I grew up in this area. My father was chairman of the agricultural production cooperative and my mother was an accountant. Farming is the only way of life I know – at home, we had chickens, pigs and cattle. My father loved his job and I grew up seeing him managing a large business even when times were tough. It wasn’t easy – that was in former East Germany and he didn’t feel he could decide things freely for himself, as the regime and the party dominated all areas of life. He was frustrated by having to manage amid scarcity and was very happy when the Wall came down.
One of the positive things about life in the GDR, though, was there was a real sense of team spirit and family cohesion, I feel. That really helped me after the fall of the Wall. In the East, we experienced total economic collapse, and without that community support, it would have been even worse.
After that, agricultural production cooperatives were turned into farming cooperatives and I managed the merger of Anklam plant production and Anklam milk production, which had 300 and 170 workers respectively.
We had to take on loans to handle property disputes with members of the agricultural production cooperative who were leaving. We had to let people go, too – of the original 500 employees, there were only 60 left at the end. Those were the hardest conversations in my whole life. It’s terrible to fire someone who has helped to build a company. Some people in the village didn’t speak to me again for years. The thing is, without these measures, I know the operation wouldn’t have survived.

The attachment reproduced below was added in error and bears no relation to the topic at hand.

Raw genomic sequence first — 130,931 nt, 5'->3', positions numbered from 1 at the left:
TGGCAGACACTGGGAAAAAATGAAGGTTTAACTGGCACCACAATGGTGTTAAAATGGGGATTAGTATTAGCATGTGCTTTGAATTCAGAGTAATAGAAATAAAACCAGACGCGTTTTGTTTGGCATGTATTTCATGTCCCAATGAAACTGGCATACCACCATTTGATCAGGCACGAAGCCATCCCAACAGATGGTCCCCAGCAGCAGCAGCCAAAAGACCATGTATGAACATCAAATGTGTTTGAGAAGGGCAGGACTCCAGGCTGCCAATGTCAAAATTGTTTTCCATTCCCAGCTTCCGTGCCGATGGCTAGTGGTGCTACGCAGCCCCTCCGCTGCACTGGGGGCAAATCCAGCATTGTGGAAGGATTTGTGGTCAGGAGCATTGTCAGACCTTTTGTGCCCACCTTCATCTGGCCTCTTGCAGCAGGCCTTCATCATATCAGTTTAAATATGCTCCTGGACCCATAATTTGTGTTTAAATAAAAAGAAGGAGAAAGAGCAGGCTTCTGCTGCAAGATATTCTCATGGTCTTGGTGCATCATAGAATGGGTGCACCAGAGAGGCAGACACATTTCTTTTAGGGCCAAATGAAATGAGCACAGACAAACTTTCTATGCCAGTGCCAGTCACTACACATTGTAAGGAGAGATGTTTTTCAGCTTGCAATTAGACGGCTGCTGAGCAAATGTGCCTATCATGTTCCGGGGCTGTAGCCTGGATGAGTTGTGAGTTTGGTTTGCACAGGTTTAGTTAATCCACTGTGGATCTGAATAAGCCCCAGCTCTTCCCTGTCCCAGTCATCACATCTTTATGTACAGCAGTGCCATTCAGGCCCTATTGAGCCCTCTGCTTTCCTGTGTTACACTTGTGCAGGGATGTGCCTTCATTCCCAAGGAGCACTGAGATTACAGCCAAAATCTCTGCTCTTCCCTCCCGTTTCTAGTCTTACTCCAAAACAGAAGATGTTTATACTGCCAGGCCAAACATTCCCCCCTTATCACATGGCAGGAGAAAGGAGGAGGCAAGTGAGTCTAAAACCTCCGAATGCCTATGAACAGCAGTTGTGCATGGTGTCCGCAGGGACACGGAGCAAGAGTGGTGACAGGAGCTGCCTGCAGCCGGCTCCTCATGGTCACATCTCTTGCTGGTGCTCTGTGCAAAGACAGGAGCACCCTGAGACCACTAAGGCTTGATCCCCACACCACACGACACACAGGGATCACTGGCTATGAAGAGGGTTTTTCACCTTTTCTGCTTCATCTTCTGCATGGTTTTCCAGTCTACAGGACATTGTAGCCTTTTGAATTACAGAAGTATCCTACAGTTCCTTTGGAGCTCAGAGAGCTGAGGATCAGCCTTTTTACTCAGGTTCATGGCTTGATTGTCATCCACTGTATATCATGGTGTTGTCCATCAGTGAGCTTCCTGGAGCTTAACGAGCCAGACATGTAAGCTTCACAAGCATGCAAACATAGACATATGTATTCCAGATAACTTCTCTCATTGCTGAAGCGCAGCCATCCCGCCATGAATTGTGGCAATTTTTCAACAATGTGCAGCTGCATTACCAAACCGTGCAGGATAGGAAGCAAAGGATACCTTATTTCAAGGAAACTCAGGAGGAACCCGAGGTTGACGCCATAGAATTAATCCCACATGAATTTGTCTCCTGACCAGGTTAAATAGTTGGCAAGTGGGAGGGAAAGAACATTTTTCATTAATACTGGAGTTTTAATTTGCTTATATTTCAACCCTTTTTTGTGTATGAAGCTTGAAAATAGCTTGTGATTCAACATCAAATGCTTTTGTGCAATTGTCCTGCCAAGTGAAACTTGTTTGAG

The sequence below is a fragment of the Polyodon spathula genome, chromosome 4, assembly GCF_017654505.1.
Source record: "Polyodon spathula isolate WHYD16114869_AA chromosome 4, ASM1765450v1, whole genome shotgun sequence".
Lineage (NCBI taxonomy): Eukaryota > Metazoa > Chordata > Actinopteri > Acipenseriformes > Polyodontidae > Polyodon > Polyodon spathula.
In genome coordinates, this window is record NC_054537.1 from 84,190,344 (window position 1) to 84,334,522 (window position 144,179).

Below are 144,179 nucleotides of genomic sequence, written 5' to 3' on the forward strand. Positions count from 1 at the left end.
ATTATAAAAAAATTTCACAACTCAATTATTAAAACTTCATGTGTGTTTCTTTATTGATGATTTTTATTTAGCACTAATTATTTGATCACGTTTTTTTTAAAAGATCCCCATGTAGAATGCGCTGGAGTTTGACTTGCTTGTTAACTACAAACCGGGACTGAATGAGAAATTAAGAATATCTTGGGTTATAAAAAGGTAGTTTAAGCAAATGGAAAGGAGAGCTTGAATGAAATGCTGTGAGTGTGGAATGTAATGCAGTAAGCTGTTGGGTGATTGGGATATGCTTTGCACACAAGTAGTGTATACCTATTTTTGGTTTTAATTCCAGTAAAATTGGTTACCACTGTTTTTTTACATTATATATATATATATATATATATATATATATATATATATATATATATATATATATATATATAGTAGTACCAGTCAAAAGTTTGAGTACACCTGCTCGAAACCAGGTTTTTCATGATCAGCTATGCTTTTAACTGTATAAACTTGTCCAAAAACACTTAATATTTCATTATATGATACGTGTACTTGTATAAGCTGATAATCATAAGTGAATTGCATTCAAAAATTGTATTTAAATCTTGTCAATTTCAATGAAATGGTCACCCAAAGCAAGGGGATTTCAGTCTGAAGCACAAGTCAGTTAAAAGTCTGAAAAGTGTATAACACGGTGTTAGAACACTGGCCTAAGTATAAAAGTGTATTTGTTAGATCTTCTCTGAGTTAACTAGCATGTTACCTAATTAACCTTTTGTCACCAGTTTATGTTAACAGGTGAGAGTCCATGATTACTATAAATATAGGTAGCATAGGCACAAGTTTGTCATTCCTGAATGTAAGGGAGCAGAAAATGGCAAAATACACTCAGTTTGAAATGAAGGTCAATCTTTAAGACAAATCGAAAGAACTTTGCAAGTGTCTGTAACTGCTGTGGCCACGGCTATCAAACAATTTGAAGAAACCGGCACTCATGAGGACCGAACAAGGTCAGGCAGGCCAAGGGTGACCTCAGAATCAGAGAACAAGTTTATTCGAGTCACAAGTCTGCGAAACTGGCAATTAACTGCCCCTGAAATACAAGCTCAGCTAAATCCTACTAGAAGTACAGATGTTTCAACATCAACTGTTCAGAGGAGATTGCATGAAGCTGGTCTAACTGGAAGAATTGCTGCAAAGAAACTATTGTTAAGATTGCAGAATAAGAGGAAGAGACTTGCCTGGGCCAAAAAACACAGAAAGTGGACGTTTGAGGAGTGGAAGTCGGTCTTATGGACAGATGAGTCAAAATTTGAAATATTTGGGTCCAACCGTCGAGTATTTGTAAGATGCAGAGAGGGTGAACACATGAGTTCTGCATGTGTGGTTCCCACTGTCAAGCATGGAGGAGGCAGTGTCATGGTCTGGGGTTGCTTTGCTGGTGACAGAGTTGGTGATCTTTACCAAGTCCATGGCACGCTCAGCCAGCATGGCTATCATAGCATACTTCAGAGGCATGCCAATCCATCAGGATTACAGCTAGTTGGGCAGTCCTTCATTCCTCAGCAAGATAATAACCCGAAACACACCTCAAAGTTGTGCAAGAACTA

With the coronavirus right now, this is a difficult time. We’re grappling with falling milk prices, we need liquidity and we need to be able to plan ahead – and it’s a real tightrope act trying to make sure no one comes down with the virus. That would be disastrous for production on a farm like this.So times are pretty tough but I have to say it’s not as bad as the restructuring in the past, or building up the company, and all the sleepless nights I had back then. I don’t need to fire masses of people, or pay off old debts – we did that over the last 30 years. We’ve been through several crises – also the financial crisis in 2007 / 2008. All that has made us tougher and more resistant. I don’t get as rattled as I did in the past. I do know, though, that I’m very lucky because I benefit from my farm’s structure, it can’t be compared directly with other farms.
Even with the crisis right now, I still think that being a farmer is one of the best and most interesting professions around. Harvest time is stressful but in a positive way and I feel great when the harvest is good – there are lean years but there are better ones, too. I’m developing my business, expanding the stables, and shaping the landscape through how the farmland is laid out. But what matters even more than that, what’s most important to me, is that whatever I do or don’t do, I can decide for myself.”
Some of the 36 employees on Detlef Stark’s farm. They are the heart of the business and they carry it, particularly in times of crisis.